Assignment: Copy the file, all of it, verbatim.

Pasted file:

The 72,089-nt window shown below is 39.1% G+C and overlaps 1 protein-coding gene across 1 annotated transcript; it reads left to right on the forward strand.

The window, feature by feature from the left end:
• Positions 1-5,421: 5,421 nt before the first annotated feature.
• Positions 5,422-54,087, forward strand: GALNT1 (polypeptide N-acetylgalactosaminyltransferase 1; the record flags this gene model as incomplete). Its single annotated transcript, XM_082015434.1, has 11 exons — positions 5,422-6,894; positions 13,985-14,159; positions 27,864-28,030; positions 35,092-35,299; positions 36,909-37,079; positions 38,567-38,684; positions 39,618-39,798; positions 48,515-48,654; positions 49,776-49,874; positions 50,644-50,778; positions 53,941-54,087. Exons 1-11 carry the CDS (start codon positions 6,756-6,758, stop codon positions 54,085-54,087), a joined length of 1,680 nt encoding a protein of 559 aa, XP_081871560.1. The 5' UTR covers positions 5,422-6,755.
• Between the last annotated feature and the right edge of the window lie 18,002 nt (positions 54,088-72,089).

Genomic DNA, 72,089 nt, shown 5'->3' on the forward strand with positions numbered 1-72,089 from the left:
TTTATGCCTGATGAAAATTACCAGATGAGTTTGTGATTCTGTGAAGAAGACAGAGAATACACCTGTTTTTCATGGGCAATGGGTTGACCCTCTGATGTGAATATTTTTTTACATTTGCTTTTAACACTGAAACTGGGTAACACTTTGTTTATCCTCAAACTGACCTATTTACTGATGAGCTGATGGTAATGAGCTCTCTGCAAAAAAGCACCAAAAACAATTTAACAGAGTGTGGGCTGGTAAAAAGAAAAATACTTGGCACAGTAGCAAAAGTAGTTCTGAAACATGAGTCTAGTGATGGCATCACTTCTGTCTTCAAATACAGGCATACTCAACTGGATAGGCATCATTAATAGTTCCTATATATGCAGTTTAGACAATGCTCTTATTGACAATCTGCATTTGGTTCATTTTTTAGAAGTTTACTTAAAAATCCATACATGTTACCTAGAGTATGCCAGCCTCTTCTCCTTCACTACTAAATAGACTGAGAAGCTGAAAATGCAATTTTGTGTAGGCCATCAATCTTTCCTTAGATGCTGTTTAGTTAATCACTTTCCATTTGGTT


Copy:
The 72,089-nt window shown below is 39.1% G+C and overlaps 1 protein-coding gene across 1 annotated transcript; it reads left to right on the forward strand.

The window, feature by feature from the left end:
• Positions 1-5,421: 5,421 nt before the first annotated feature.
• Positions 5,422-54,087, forward strand: GALNT1 (polypeptide N-acetylgalactosaminyltransferase 1; the record flags this gene model as incomplete). Its single annotated transcript, XM_082015434.1, has 11 exons — positions 5,422-6,894; positions 13,985-14,159; positions 27,864-28,030; positions 35,092-35,299; positions 36,909-37,079; positions 38,567-38,684; positions 39,618-39,798; positions 48,515-48,654; positions 49,776-49,874; positions 50,644-50,778; positions 53,941-54,087. Exons 1-11 carry the CDS (start codon positions 6,756-6,758, stop codon positions 54,085-54,087), a joined length of 1,680 nt encoding a protein of 559 aa, XP_081871560.1. The 5' UTR covers positions 5,422-6,755.
• Between the last annotated feature and the right edge of the window lie 18,002 nt (positions 54,088-72,089).

Genomic DNA, 72,089 nt, shown 5'->3' on the forward strand with positions numbered 1-72,089 from the left:
TTTATGCCTGATGAAAATTACCAGATGAGTTTGTGATTCTGTGAAGAAGACAGAGAATACACCTGTTTTTCATGGGCAATGGGTTGACCCTCTGATGTGAATATTTTTTTACATTTGCTTTTAACACTGAAACTGGGTAACACTTTGTTTATCCTCAAACTGACCTATTTACTGATGAGCTGATGGTAATGAGCTCTCTGCAAAAAAGCACCAAAAACAATTTAACAGAGTGTGGGCTGGTAAAAAGAAAAATACTTGGCACAGTAGCAAAAGTAGTTCTGAAACATGAGTCTAGTGATGGCATCACTTCTGTCTTCAAATACAGGCATACTCAACTGGATAGGCATCATTAATAGTTCCTATATATGCAGTTTAGACAATGCTCTTATTGACAATCTGCATTTGGTTCATTTTTTAGAAGTTTACTTAAAAATCCATACATGTTACCTAGAGTATGCCAGCCTCTTCTCCTTCACTACTAAATAGACTGAGAAGCTGAAAATGCAATTTTGTGTAGGCCATCAATCTTTCCTTAGATGCTGTTTAGTTAATCACTTTCCATTTGGTT